Unavailable Carbohydrate Method
Southgate (17) had developed an analytical procedure to fractionate DF into its various components. Hot water digestion removes the soluble starches and pectins, the enzyme takadiastase dissolves the insoluble starch, dilute acid breaks down the hemicelluloses, and finally strong acid hydrolyzes the cellulose. The residue remaining is lignin. The insoluble starch and hemicelluloses can be quantified either colorimetrically or by liquid chromatography. The method has been criticized for both the incomplete removal of starch and the nonspecific colorimet-ric methods used for quantification of sugar components (3).
Uppsalla Gas-Liquid Chromatography (GLC) Method
The Uppsalla method (18) (AOAC method 994.24) involves gelatinization followed by treatment with Termamyl, an a-amylase, and amyloglucosidase to remove starches. After precipitation of the soluble fiber with 80% ethanol, the dried residues are subjected to acid hydrolysis for liberation of neutral sugars and uro-nic acids. Neutral sugars are determined as alditol acetate derivatives by GLC, and uronic acids are determined by either decarboxylation or colorimetric methods. The acid-insoluble fraction, called Klason lignin, can be determined gravi-metrically. An important point to note is that this method does not use any protein digestion step (18). Marlett (19) has established fiber tables using the Uppsalla GLC method in the U.S. Although the AOAC enzymatic-gravimetric method and
Dietary Fiber Intake
the Uppsalla GLC method will give comparable TDF values in most cases, the GLC method tends to be lower.
The DNS Reduction Method for Soluble and Insoluble NSP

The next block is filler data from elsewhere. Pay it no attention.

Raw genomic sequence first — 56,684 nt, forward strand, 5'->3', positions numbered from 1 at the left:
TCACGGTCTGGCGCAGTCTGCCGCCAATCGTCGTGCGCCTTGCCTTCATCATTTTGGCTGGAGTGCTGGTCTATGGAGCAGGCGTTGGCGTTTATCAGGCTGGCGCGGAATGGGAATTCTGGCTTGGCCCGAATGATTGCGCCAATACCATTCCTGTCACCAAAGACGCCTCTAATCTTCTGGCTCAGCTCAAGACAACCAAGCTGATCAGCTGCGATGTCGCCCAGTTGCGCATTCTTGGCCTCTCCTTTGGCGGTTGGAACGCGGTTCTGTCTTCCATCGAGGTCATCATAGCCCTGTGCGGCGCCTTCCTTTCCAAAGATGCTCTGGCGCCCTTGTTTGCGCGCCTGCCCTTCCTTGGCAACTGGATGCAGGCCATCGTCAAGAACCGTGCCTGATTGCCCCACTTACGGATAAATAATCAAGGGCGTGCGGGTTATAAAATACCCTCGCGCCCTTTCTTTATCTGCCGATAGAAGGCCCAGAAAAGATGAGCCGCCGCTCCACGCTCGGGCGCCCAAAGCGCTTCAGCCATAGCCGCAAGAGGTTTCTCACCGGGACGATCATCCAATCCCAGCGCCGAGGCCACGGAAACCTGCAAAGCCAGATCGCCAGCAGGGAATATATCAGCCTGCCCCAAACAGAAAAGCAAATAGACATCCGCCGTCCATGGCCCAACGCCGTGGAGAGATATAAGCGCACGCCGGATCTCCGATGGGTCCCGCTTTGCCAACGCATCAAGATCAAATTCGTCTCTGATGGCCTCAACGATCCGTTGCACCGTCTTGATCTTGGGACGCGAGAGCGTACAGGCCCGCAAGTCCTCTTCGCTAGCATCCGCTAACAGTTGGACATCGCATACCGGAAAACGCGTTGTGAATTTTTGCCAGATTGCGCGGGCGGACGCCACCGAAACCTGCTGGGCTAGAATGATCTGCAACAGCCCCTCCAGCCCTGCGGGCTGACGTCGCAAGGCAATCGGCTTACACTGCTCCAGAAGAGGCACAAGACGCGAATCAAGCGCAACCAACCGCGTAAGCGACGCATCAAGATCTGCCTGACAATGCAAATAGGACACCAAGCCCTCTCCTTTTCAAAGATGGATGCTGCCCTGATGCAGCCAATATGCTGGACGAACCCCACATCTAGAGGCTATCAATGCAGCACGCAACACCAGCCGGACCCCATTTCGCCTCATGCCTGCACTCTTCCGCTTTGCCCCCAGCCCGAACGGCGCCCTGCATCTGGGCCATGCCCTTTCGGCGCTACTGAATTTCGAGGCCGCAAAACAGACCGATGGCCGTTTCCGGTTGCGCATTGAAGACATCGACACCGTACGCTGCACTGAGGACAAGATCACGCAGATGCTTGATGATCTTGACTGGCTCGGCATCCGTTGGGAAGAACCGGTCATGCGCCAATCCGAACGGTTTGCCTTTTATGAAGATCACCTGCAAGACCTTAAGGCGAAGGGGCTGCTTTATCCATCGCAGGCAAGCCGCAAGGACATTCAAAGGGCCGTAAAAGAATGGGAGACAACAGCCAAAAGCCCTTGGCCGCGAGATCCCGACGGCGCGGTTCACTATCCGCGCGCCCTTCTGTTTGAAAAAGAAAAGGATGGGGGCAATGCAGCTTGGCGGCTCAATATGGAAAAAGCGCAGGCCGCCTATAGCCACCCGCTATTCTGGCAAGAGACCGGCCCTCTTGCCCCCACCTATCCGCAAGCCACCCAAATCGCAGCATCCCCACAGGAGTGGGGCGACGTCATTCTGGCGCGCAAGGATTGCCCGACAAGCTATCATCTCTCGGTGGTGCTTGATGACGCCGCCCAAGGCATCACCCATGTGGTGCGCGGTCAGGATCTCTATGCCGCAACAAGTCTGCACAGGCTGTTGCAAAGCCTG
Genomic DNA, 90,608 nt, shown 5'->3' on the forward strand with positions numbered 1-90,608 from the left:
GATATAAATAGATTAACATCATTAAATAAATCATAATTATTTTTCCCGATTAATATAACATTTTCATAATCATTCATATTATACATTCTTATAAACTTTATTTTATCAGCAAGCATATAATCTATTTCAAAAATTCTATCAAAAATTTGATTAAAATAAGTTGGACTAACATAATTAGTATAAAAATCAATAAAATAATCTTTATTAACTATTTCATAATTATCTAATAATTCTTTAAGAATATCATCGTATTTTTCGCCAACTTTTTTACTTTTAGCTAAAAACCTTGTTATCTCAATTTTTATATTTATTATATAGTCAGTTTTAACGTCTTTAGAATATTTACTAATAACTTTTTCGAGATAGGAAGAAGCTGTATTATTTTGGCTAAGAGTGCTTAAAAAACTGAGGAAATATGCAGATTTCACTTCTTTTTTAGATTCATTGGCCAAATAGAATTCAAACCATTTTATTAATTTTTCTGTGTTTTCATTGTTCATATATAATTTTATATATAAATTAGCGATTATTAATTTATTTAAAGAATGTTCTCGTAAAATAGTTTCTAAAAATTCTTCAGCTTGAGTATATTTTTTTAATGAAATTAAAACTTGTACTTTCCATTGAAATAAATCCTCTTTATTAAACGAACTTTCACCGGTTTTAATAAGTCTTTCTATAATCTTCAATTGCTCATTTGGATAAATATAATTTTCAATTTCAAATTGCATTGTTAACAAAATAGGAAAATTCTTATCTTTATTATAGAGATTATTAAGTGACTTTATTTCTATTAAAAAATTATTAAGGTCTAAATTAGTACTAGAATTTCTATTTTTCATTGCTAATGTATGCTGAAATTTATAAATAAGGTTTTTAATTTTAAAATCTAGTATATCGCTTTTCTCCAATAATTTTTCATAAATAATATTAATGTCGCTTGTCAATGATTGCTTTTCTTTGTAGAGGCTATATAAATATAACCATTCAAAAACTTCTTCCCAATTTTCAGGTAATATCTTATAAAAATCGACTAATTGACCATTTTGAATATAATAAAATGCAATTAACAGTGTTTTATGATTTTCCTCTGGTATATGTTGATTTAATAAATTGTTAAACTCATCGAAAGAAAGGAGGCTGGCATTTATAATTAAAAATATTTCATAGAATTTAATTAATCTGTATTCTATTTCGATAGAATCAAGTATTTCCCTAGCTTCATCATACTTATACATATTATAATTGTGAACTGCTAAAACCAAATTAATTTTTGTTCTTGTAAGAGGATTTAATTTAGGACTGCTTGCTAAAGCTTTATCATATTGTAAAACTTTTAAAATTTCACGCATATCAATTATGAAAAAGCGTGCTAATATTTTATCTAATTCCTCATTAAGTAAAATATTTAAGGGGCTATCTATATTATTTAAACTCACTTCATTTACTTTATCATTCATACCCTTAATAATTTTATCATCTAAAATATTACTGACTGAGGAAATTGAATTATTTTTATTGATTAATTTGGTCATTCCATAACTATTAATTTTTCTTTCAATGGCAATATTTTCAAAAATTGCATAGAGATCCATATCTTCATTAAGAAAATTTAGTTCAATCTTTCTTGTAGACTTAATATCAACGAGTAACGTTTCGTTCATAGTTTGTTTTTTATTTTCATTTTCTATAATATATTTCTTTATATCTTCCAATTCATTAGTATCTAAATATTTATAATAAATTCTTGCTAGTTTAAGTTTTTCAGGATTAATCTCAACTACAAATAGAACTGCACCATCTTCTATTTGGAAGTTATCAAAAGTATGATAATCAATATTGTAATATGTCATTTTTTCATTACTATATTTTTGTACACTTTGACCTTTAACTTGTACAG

The NSP method, developed by Englyst and colleagues (20), has gone through several modifications since its inception for evaluation of NSP alone, NSP plus resistant starch, resistant starch alone and/or lignin determination (21-23). Like the Uppsalla method, neutral sugars are quantified by GLC after derivitization with alditol acetate. Colorimetric techniques are also used. The soluble NSP content is calculated as the difference between TDF and IDF to avoid the problems of incomplete precipitation of SDF (23). The NSP method has been chosen to replace the unavailable (CHO) carbohydrate method for fiber labeling purposes in the United Kingdom based on the superior precision in comparison to other component analysis procedures. Although NSP are major components of dietary fiber, the values do not represent all the DF values. For high starch foods, grains, and cereals, NSP values are significantly lower than TDF values obtained by AOAC methods. Differentiating NSP from resistant starch does not sufficiently address the issue of the physiological effects of these fractions. The physiological function of DF as a quantified entity is more acceptable. Major improvements are required to measure TDF, resistant starch and lignin if separate labeling is the goal with the Englyst methods. The employment of dimethylsulfoxide (DMSO) in this method to solubilize starch makes the soluble and insoluble NSP value interpretation complicated since DMSO is a known solvent for hemicellu-loses (24,25).
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